• February 25, 2018

    by alexandra

    I'm 72, and have used so many different beauty lines since my forties.
    La Prairie products are head and shoulders above any of the high priced or ridiculous homemade solutions.
    The firming complexes are great. All my friends are getting facelifts, and I buy La Prairie - because it works.
    Trashing a product because you read off the list of ingredients is no review at all.
    I think very little of "reviewers" or bloggers that are blown away by the cost of the product and use that as an assessment of the product itself.
    If all you can afford is a sample of expensive products, do your reviews on drugstore options.

  • January 9, 2018

    by LK

    I was ready to shell out the $550 for this product until I read the ingredients. Perhaps that is why LP does not list ingredients on their site. Maybe $13 worth of ingredients in a 1.7 oz bottle. Say the packaging costs LP an exorbitant $8. That's $21 cost for a $529 profit....and there is very little "caviar extract" in this - less than 10%. You can make ginseng root extract in your kitchen, and it won't have all the parabens, methicones, sls and alcohol. I'll keep looking.

  • June 6, 2014

    by Wendy

    Marta, I am disheartened reading your reviews. It seems you haven't tried the majority of the products you're reviewing, or have only used samples. You really can't judge the efficacy of a product until you use it. A list of ingredients is just that. Many of La Prairie's products are "activated," which maintains the integrity of the ingredients, keeping it from air, light, etc.. This type of packaging isn't cheap. The same can be said for their Cellular Power Charge Night serum, which is quite literally the only retinol product my sensitive skin can tolerate.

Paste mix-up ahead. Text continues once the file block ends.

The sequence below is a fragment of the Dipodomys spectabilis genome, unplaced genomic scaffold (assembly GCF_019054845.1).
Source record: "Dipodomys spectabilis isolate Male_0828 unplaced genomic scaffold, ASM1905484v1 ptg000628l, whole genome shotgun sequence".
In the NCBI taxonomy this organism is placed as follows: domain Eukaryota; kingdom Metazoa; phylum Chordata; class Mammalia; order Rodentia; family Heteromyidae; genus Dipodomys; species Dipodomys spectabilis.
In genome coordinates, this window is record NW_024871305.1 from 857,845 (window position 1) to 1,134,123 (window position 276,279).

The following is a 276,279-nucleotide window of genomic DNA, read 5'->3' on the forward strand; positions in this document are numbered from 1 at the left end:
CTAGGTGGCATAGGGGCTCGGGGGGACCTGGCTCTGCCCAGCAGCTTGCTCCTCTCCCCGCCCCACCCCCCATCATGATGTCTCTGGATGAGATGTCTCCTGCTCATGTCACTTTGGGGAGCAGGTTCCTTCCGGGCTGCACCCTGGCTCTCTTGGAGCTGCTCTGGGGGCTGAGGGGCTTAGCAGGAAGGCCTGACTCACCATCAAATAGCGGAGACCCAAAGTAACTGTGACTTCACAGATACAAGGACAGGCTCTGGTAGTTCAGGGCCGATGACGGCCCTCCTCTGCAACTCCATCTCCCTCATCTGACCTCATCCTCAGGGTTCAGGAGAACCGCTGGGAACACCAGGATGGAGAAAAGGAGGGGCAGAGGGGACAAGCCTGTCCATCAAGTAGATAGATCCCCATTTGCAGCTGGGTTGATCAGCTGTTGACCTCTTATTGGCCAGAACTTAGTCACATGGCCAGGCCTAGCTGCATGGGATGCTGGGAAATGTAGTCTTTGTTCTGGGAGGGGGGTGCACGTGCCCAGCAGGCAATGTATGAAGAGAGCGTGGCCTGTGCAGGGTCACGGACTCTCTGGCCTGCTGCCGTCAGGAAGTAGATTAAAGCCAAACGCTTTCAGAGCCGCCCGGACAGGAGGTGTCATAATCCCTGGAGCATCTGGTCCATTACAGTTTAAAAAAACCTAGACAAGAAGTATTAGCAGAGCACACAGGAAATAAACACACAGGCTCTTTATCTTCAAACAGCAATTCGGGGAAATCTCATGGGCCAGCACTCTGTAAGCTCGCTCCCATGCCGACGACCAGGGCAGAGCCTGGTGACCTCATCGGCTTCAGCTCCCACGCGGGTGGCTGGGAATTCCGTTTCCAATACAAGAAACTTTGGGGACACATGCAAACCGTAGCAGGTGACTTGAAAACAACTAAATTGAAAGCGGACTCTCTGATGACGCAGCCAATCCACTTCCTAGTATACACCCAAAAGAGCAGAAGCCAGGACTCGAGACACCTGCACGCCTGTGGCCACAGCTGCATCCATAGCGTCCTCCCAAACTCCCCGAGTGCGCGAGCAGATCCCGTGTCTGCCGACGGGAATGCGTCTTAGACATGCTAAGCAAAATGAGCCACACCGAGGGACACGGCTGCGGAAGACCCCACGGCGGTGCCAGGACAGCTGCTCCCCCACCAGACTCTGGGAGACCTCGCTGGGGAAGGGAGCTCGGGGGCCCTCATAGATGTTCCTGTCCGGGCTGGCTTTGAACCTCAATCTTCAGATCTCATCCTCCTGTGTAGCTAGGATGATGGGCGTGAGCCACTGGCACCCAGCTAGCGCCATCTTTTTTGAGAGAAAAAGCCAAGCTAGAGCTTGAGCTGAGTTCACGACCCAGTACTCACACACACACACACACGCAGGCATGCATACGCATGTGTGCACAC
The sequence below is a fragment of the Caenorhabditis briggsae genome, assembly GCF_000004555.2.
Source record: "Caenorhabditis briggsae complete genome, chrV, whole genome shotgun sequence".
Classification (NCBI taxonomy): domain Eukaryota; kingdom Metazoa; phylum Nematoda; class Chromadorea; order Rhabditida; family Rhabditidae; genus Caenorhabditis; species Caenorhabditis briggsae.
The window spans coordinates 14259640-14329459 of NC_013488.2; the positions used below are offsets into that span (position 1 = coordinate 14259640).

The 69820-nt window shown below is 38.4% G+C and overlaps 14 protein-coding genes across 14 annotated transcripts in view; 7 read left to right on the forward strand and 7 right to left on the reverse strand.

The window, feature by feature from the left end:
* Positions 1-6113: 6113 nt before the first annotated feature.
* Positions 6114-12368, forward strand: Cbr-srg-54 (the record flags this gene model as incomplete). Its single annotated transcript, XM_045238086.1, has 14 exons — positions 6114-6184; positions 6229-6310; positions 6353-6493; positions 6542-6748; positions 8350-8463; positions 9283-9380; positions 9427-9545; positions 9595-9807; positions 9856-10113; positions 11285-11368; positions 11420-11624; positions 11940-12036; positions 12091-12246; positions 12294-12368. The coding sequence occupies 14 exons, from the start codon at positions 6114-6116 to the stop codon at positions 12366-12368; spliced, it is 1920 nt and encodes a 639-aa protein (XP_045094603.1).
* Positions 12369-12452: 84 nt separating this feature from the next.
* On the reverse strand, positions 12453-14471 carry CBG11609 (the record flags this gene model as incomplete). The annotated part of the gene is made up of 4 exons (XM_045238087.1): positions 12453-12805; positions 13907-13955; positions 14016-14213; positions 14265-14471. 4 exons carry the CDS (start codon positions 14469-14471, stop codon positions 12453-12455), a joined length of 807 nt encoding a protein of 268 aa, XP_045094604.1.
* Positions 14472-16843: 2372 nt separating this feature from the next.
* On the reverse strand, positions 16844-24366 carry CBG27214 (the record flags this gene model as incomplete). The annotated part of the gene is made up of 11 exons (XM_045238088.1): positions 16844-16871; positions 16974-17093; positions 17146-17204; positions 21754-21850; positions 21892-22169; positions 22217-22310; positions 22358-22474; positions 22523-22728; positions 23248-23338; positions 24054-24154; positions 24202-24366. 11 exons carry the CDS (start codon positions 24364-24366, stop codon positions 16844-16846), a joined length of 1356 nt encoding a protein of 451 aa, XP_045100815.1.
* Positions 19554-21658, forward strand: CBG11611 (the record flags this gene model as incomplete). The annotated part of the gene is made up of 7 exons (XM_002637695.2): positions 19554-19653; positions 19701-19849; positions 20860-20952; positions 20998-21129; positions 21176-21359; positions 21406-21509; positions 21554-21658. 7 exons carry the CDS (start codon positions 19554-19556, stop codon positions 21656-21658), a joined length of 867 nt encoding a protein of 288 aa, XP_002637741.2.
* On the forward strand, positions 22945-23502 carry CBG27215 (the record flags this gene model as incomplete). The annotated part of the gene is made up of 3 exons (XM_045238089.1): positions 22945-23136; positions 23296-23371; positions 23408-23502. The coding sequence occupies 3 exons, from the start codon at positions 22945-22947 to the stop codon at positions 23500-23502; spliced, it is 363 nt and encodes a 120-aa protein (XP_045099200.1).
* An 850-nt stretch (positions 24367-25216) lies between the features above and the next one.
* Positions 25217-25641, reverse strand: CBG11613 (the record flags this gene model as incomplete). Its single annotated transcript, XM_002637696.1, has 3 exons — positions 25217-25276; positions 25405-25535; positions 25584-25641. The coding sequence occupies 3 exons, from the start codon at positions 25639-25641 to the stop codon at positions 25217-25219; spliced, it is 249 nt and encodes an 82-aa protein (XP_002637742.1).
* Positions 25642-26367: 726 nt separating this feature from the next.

I really implore you to stop writing reviews based solely off of ingredients, and start trying different products. That is the only way you can have a true, informed viewpoint. I don't think any of us are chemists, but we love our skin care. I judge a product by how it works. As for this particular serum, it actually gave me visible results in three weeks. My jawline was tightened, and my skin glowed. Unfortunately, I simply can't shell out the $500 for this product any longer, as I now put that money toward their night serum with retinol. But the fact is, it worked. It did what it promised to do. I used it consistently for three months.

  • October 5, 2013

    by Janet Lee

    Get back to me after using the system for a month, or even just the caviar eye serum and eye lift cream. Surely you can afford those.

  • July 22, 2012

    by Julie Kay

    Dont be sorry, Dennis. It's precisely products like this that shove their way to the forefront and convince an uneducated public that "because" of this pricetag they MUST BE the best. It's sad, greedy and it's wrong. ~jk

  • July 22, 2012

    by Dennis

    Sorry, but outrageously overpriced, mediocre products tap a hidden rage in me

  • July 22, 2012

    by Dennis

    They've got a lot of nerve. I've seen better ingredients in products under $50. Honestly, where do they get off?!?